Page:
If Doe does the EIA there going to tell the goverment what they want to hear,if not they know its there job on the line. And if Decco gets someone to do it there going to tell the goverment what they want to hear because money talks! 

  2. anonymous says:

    Why dont they just use the beloved Boatswain Beach (turtle farm) Parking lot, as the Tourist dock and build up round there since its soooooooooooooo important for McKeeva to keep that. At least they will have some use of that damn forsaken money guzzling place, because no one else (caymanian) cares for it!!! Besides them unemployed and druggies that are always hanging around McKeeva for handouts, will have something to do, instead of sitting around all day thinking up foolishness!

    In moving the Tourist to West Bay and Boatswaine, that should help to eleviate the traffic in George Town and on the West Bay Road.

     

  3. peter milburn says:

    The key here is to get it right or as right as we can be for as you know nature has a way of fighting back and any mistakes now will be paid for down the line by the next few generations.I hope that the new cargo port will not be needed as this new dock system(if indeed it is built)will be sufficient to deal with off loading cargo at nite when the cruise ships are not in port.A simple co-operation between cruise ships and cargo ships can easily be worked out so that the dock has space at any time it is needed for off loading cargo.Would it no be possible to have one of those huge container ships come in once or twice a month and the smaller ships as per usual.I am saying this as the new reported hospital deal has been agreed to in principal and the stuff needed for such a large project might require more cargo space.just a thought.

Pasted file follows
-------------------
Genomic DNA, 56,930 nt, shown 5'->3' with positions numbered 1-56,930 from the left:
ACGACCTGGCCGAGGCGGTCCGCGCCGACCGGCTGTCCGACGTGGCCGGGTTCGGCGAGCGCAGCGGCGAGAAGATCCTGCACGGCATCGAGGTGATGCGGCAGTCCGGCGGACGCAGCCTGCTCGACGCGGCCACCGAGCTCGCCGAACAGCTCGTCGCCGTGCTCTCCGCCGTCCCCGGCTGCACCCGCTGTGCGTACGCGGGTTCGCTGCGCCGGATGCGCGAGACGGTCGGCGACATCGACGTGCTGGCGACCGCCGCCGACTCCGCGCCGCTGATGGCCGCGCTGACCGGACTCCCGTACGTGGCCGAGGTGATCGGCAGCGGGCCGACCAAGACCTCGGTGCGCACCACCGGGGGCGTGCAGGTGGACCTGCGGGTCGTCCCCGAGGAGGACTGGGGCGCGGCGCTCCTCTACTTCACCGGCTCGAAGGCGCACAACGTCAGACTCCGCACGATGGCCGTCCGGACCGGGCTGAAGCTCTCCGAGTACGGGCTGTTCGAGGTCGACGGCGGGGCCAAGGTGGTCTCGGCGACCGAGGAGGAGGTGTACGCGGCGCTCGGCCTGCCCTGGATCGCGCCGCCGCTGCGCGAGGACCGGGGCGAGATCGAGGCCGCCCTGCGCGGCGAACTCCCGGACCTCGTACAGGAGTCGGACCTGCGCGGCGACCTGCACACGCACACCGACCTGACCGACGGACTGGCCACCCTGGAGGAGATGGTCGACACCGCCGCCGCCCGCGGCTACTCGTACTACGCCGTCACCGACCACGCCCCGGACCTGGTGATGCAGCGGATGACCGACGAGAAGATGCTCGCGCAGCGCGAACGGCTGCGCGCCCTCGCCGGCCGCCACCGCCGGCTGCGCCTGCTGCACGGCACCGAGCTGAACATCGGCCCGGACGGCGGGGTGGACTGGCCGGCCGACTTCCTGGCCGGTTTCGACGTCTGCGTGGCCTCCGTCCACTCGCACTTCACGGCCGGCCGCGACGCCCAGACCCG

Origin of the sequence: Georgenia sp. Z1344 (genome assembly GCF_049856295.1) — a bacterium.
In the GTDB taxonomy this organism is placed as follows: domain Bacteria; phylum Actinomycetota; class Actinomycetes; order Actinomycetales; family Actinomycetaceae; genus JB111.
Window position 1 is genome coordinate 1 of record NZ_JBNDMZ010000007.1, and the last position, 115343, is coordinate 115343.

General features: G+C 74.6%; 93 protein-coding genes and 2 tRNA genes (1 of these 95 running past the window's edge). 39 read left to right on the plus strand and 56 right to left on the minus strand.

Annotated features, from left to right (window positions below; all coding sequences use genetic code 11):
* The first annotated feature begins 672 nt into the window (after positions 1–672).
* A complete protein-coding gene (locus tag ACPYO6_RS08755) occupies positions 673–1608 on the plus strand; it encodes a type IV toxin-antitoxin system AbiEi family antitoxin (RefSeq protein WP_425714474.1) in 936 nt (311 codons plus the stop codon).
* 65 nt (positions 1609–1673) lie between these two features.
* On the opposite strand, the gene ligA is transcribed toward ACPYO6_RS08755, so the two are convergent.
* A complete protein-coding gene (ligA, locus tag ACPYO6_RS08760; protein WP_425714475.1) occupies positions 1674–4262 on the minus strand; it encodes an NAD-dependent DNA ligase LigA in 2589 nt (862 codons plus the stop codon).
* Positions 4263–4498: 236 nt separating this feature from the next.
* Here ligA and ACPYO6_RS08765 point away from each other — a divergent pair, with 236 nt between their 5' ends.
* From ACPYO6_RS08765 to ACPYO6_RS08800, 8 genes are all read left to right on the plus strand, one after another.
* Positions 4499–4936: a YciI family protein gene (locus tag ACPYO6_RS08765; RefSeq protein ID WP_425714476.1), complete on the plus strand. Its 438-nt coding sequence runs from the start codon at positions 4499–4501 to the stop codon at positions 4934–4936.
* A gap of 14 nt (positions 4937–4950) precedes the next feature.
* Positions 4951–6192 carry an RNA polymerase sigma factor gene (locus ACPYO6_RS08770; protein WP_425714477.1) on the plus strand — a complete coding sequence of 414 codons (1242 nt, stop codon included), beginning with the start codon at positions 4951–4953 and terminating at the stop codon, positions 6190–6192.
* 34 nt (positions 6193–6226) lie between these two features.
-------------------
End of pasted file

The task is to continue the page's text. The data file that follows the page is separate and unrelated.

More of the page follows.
I am still waiting to hear how we will be able to deal with regular cruise ships coming in while all this building is going on.I have long said that Harbour drive needs to be SHUT down full time and some sort of satelite parking set up on either side of town to alleviate the crazy congestion of cars looking for parking all over GT.Some sort of ring road also needs to be established around GT to make traveling easier for all concerned.

             In the meantime lets hope that the EIA will be properly thought through and done properly and not just to satisfy the develpers but all concerned Caymanians all of which have a stake in our childrens future for IF it is not done right the first time that future WILL be in jepordy

    • Anonymous says:

      They are going to change downtown so that no vehicular traffic is permitted along the waterfront.

      So how will cargo be moved from the port to the distribution center, since no trucks can get to the port?

      How are you going to build all the infrastructure, a "ring" road, with all the commercial and public buildings already established?

      Has no one in Cayman ever played SIM City? You simply cannot plan for the future with willy-nilly planning and construction.

    • Anonymous says:

      Peter,

      You cannot mix cargo with cruise and this country cannot grow and develop based on one single limited draft cargo berth working at night only. Every port in the world works 24/7. We are currently delaying ships for up to 12 hours or more before we can work their cargo at night, We need to move cargo out and away from the centre of town and we MUST develop and Port Development Master Plan that plans ahead in phases over the next 30-50 years of our nation’s progress and not just plan willy nilly for a single 4 year political term.

      • peter milburn says:

        Thanks for your comments but in the meantime this is the ONLY option we have due to lack of funds etc.The cost to move out of the GT area will be prohibitive as far as trucking fees etc.Again I appreciate your thoughts.

  4. Anonymous says:

    A tricky situation that has to be down in order to ensure national revenue before the FCO’ deadline. It should be MOU between DECCO and UDP followed by EIA through the DOE, but here’s the delimma:  the right to protect the environment is not possible until 2012. The EIA report will be left in the hands of Government and DECCO to do whatever they want! That is my other concern.

  5. Anonymous says:

    I hope they find that the movement of sand won’t be hurt.

    • Anonymous says:

      The need for dredging has to be the central issue. The present generation of cruise ships require a draft of 30 feet, the newer mega-liners require 50+ feet of clearance to accomodate their propulsion pods.  Dredging generates silt and particulate which can choke sponge and coral habitats.  If DECCO can propose a facility without dredging, then it will be hard to object to it.